It's really not that complicated. Use google if you want more info than what follows.
Tesla has its own proprietary fast-charge systems, yes. I won't talk about them. There are currently TWO (non-Tesla) standards for fast charging : CHAdeMO and CCS (Combined Charging System). CHAdeMO was developed in Japan, and most Asian companies make cars with CHAdeMO fast-charge ports (world-wide). CCS is an international standard, and every other (non-Asian) car manufacturer uses it. CCS is named "Combined Charging System" because it combines the standard Level-2 plug for 'regular' charging with two additional high-amperage/high-voltage DC ports for fast charging. You only need one plug with CCS (whereas a car with CHAdeMO has two : a level-2 AND a CHAdeMO plug). A vehicle comes with either CHAdeMO or CCS, not both.
ChargePoint and EVgo have both CHAdeMO and CCS fast-charge stations, it is not as if each picked a different standard. In fact, most DCFC (DC Fast Charge) stations being installed in the U.S. today have both types of plugs. Most currently installed DCFC chargers are 100-125Amps, or 50-60Amps, at around 400/500V (that's about 40/50-50/62 kW or 20/24-25/30 kW, respectively). The two standards (CHAdeMO & CCS) are rated "theoretically" up to 200A, so 80 kW chargers have been "theoretically" possible for a while. I seem to recall reading recently that CharIN (the CCS standards body) announced a 150 kW "tweak" (small spec change) to the CCS standard, available immediately, and that they are currently working on a much more robust 350kW standard. EVgo announced that it "will be" installing a large charge station (multiple charge spots for multiple concurrent car charging) near Bakersfield, CA - opening this summer, with 150 kW chargers. Or maybe it was ChargePoint. Or both (both *have* made announcements). There was a Swiss company that announced installation of a few 100 kW chargers last year.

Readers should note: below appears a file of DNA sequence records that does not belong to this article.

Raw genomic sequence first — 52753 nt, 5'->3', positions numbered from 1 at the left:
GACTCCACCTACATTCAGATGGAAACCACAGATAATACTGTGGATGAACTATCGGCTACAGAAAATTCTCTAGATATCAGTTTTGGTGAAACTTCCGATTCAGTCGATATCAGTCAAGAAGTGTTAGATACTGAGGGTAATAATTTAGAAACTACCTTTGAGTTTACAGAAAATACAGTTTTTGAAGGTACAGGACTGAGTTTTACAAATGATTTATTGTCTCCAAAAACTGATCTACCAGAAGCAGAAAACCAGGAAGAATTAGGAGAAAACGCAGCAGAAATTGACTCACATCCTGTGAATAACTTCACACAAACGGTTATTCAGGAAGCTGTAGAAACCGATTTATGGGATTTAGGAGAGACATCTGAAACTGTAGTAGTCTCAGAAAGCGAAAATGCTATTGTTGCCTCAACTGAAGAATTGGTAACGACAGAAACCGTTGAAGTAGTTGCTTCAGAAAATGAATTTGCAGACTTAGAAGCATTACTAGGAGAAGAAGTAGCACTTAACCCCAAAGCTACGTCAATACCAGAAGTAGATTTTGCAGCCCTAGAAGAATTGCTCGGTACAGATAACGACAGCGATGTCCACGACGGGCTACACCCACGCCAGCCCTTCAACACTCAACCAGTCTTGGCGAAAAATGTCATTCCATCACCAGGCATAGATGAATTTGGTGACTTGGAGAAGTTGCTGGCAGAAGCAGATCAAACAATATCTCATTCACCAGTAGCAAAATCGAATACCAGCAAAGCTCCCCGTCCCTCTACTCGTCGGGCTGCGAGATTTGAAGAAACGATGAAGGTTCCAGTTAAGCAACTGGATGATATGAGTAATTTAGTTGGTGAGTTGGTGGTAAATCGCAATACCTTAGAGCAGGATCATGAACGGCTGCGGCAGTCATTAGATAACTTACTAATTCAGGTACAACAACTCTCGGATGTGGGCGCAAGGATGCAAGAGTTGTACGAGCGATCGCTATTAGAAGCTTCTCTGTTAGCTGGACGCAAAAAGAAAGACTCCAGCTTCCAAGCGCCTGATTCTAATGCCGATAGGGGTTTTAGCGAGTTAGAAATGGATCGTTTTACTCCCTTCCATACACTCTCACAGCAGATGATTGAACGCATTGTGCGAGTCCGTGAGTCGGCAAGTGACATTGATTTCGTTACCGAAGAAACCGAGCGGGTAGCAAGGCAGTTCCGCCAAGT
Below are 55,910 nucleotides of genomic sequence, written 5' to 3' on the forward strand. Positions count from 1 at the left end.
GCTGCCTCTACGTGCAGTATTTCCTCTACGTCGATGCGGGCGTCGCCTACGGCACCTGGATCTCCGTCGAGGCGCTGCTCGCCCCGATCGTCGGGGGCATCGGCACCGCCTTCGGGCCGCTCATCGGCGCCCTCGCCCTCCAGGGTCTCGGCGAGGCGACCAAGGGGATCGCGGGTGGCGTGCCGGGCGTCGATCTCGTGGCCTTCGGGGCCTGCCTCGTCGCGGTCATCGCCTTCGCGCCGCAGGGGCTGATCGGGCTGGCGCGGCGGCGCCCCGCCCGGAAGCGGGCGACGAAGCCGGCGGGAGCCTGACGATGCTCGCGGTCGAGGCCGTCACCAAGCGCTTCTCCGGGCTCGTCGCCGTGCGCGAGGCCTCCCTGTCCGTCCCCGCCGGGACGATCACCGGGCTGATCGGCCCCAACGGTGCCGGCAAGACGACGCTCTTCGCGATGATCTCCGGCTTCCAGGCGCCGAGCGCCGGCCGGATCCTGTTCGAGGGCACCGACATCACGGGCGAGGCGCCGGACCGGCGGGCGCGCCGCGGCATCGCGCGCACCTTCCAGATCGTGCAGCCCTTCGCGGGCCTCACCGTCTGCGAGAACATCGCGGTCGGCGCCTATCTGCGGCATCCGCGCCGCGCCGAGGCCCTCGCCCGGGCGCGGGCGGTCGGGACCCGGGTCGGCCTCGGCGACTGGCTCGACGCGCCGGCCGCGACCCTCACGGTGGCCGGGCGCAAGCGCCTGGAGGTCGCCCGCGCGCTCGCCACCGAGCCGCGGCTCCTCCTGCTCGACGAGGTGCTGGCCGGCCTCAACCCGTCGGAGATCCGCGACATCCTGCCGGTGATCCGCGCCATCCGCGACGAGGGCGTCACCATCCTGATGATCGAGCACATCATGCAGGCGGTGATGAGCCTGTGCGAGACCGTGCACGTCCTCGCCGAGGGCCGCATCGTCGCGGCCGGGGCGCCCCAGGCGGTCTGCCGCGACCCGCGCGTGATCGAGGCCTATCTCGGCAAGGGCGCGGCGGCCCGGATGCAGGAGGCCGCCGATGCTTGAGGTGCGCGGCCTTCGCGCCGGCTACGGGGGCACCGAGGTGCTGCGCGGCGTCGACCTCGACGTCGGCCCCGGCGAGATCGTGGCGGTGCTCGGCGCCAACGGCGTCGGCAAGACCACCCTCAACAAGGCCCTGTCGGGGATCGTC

At any rate, today there are almost NO (non-Tesla) fast chargers available in the U.S. that charge at over 50 kW. (I read that last month a 150 kW charger was installed near San Francisco at an EVgo station "for testing".) Almost no (non-Tesla) cars are on the road that will charge at a rate faster than 50 kW (Bolt, Kia Soul may be the only two). Any vehicle that has a 35 kWh or smaller battery really doesn't need to charge at a rate higher than 50-60 kW anyway. So you save 2 minutes - big deal.
PS : Yes, there's a third fast-charge standard : GB/T. But it's only used in China, so who cares!